Migrating birds drawn to their death in collisions with skyscrapers at night

NEWS/COMMENT: On long migrations, in America, a study has found that birds are drawn to the lights of skyscrapers in big cities where their lives are ended in collisions with the buildings – The Times reports.

Migrating birds drawn to their death in collisions with skyscrapers at night
Illustration: MikeB

The study is published in the journal Nature Communications. Between October 5 and October 6, 1000 birds died in a single night at the site of a single building, the McCormick Place Lakeside center in Chicago. The 1000 birds that died of were made up of 33 different bird species. They were all found around the illuminated building.

The report said that: “Urban illuminated areas may act as ecological traps at macroscales that increase the mortality of birds during migration.”

I believe that the word ‘macroscales’ means at a large scale. Scientists should write in plain English.

To mitigate these traps, it’s been suggested that:

  • High-rise buildings should add dots or lines to their windows to make them easier to spot. “Retrofitting windows with decals like gridded dots or lines could help prevent collisions by revealing the barrier to birds”.
  • Brightness levels should be lowered. The colour of the lights should be softened.
    “Lowering the brightness and staffing the colour of lights can help to. Bright white or blue lights are the worst for wildlife, while warmer hues like red, orange and yellow are less attractive.

These three changes should make the buildings less attractive to migrating flocks.

Kyle Horton, an assistant professor at Colorado State University’s Department of Fish, wildlife and conservation biology said:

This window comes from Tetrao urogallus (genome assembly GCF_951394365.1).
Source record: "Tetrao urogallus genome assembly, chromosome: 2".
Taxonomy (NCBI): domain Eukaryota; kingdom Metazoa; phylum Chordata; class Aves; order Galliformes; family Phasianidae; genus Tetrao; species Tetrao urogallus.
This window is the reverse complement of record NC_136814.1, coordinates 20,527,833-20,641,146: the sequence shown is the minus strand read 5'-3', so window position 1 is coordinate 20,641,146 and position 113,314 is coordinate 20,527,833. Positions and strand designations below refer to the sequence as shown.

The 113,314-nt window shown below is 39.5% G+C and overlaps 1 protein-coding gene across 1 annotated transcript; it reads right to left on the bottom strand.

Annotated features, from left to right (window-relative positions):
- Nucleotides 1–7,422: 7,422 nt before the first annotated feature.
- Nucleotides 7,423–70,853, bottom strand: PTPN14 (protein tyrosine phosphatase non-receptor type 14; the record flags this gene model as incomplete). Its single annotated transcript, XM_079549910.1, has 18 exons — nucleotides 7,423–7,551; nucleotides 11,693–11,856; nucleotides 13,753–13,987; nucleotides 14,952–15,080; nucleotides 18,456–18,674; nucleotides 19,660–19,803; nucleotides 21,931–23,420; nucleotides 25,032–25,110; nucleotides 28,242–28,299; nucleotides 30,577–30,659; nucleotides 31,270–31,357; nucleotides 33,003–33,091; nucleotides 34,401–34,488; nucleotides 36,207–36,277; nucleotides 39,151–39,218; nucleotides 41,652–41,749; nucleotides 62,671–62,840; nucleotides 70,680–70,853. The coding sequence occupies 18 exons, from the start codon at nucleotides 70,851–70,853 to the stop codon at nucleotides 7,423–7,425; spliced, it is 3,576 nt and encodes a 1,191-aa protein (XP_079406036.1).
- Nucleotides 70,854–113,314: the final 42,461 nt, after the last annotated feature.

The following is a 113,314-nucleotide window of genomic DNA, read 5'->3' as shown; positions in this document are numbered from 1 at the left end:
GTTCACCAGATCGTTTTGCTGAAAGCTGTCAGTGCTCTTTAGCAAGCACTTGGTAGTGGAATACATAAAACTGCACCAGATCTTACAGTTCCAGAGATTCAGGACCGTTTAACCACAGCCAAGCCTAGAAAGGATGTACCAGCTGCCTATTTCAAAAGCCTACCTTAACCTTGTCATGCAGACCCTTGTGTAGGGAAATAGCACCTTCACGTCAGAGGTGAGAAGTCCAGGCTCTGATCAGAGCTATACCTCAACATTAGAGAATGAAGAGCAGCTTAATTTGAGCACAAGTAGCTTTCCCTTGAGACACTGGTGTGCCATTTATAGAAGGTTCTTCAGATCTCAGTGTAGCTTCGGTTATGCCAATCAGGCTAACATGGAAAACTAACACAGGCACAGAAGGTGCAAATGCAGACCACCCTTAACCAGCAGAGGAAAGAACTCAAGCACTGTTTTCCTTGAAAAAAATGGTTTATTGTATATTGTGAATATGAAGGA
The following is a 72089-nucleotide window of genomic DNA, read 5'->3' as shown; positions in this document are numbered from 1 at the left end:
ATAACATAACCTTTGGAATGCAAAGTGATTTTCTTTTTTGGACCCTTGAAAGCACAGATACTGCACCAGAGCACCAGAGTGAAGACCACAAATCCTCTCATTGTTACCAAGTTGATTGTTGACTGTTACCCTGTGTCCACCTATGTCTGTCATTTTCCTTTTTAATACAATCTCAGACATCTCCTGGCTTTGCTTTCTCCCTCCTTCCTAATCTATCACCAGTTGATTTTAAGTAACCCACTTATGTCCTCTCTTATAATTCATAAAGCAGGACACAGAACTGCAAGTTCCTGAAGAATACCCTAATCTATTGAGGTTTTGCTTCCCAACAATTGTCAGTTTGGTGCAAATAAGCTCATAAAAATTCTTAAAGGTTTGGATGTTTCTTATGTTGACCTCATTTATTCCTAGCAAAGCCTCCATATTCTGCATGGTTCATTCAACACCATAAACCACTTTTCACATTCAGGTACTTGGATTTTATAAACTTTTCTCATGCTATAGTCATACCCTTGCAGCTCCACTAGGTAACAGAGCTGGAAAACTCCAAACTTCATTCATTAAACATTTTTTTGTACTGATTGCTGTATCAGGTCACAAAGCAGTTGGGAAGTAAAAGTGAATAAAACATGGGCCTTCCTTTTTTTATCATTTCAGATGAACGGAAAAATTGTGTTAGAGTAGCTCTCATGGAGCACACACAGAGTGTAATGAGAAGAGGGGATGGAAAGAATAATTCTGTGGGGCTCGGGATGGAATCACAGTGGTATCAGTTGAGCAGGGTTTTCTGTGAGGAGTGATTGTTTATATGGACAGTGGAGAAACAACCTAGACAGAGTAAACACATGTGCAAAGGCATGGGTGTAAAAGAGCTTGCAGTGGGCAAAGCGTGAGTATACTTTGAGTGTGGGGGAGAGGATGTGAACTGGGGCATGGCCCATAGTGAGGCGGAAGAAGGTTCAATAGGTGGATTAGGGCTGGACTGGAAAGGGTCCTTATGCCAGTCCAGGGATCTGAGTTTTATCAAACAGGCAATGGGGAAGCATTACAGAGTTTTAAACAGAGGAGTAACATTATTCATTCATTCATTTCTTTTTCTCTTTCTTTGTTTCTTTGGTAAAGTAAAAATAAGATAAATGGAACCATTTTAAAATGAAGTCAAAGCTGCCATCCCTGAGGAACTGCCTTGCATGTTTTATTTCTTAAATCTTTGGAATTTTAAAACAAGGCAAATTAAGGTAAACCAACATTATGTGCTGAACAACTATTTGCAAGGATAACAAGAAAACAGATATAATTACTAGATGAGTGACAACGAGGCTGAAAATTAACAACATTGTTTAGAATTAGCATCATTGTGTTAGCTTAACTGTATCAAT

“Stopover locations are the fuelling stations. If you’re on a cross-country trip and there’s no fuelling stations, then you’re stranded. If they don’t have a good spot to rebuild energy supplies, migration can’t happen.”

A co-author of the study, Professor Geoff Henebry, of Michigan State University added that cities “pose multiple risks to migrating birds [but] also offer resources for the tired birds to rest and refuel”.

The task is to make cities less dangerous.

Wires can also be deadly. The report added that “Communication towers used to beam continuous red or white light to warn aircraft. Birds would circle the towers, hitting the wires that secured them. In 2016, based on conservation research, the Federal Aviation Administration started requiring communication towers to use flashing red lights, dramatically reducing bird collisions in a literal blink”

The conclusion by the study scientists is as follows:

“These findings lend support to the hypothesis that light pollution can act as an ecological trap for migratory birds, drawing migrants into suboptimal stopover habitats and potentially dangerous stopover locations with increased risk for collisions with structures and predation. If we turned off all lights tonight, there would be no birds colliding because of lights tonight. The impact is immediate and positive the birds.”

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Post Category: Birds > migration